Brachycephalic (i.e., flat-faced) dogs and cats are seemingly everywhere—their irresistible wrinkles, tiny noses, round eyes, and charming personalities have won millions of animal-loving hearts. Unfortunately, these unique features come with a cost, and many brachycephalic pets experience serious respiratory, eye, skin, and reproductive issues that impact their quality of life. However, with attentive care, responsible breeding, and regular visits to Neighborhood Veterinary Centers of Richmond, your flat-faced furry friend can live a well-rounded and healthy life.

Defining the brachycephalic pet

Pets with a defined skull shape that includes a broad dome or forehead and a shortened or flat muzzle are classified as brachycephalic. The most recognizable brachycephalic breeds include:

  • Dogs:
    • English bulldog
    • French bulldog
    • Pug
    • Boxer
    • Shih tzu
    • Pekingese
    • Boston terrier
    • Mastiff breeds
  • Cats:
    • Persian 
    • Himalayan
    • Burmese
    • Exotic and British shorthair

Health issues facing brachycephalic pets

The brachycephalic pet’s disproportionately large, uniquely shaped head causes the majority of their health conditions, which include:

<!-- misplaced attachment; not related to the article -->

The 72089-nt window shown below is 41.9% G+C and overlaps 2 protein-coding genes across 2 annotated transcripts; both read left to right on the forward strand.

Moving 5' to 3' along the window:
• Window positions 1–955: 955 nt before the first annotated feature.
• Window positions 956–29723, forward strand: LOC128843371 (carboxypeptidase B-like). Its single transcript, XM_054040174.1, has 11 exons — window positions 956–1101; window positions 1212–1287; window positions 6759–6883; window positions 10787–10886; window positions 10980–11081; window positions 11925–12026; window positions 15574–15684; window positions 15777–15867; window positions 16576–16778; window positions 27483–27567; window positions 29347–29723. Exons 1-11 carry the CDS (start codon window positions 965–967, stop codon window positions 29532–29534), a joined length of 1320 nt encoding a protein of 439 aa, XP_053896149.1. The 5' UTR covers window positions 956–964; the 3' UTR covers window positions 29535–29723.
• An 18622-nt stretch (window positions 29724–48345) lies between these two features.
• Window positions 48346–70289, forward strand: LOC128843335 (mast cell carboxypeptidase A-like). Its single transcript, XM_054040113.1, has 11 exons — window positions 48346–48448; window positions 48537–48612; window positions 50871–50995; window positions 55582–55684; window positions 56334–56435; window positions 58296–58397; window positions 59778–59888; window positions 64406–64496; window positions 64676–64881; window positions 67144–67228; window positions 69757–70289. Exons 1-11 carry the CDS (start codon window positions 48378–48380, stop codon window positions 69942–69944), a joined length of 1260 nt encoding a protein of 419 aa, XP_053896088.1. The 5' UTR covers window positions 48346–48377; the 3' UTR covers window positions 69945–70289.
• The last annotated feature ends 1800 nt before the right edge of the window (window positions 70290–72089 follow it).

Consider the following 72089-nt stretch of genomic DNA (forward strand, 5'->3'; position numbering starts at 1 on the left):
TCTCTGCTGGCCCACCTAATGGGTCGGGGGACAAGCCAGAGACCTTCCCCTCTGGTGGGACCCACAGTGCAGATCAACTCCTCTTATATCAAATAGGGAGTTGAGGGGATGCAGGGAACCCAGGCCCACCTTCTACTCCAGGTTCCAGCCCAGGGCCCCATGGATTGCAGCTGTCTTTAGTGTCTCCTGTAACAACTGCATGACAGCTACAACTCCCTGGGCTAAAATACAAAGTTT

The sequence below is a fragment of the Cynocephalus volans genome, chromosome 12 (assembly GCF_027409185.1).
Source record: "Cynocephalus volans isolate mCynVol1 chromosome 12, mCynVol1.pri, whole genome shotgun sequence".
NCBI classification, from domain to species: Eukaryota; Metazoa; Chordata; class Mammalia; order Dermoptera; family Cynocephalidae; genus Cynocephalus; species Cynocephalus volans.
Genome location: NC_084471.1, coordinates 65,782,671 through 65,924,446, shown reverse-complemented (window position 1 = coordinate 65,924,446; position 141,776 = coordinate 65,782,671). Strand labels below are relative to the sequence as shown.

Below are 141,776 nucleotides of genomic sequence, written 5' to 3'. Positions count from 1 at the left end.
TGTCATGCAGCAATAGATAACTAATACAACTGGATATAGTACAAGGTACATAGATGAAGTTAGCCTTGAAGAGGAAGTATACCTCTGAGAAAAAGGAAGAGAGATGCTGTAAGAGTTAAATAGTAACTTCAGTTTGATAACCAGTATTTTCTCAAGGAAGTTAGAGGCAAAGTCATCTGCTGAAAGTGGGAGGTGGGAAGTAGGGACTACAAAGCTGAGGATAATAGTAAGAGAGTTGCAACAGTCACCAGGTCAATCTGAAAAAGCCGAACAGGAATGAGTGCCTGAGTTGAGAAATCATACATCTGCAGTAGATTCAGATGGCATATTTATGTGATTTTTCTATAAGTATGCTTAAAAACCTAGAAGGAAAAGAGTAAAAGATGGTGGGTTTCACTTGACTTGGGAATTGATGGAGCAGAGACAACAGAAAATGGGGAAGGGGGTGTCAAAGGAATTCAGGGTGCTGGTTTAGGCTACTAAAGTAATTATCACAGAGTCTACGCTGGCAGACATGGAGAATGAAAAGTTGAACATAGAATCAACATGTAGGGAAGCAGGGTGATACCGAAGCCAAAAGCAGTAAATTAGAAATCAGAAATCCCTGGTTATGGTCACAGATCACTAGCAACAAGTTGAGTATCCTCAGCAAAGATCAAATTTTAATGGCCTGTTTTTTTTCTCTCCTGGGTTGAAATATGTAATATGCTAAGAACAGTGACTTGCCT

• Brachycephalic obstructive airway syndrome (BOAS) — The brachycephalic skull significantly distorts many essential features, including the upper airway. BOAS is a collective term for any combination of airway abnormalities, including:
    • Narrow nostrils (i.e., stenotic nares) — The iconic flat muzzle compresses the nostrils and causes air flow resistance. Brachycephalic pets’ nostrils may be slit-like or completely closed down.
    • Narrow trachea — Compared with their large head, brachycephalic pets have an abnormally narrow trachea (i.e., windpipe).
    • Elongated soft palate — Excess tissue at the back of a brachycephalic pet’s throat extends beyond normal limits and may obstruct the airway, causing snoring and noisy breathing, and making normal breathing difficult.
    • Everted saccules — Small cyst-like structures on either side of the airway may be everted, and can be pulled into the trachea during inhalation.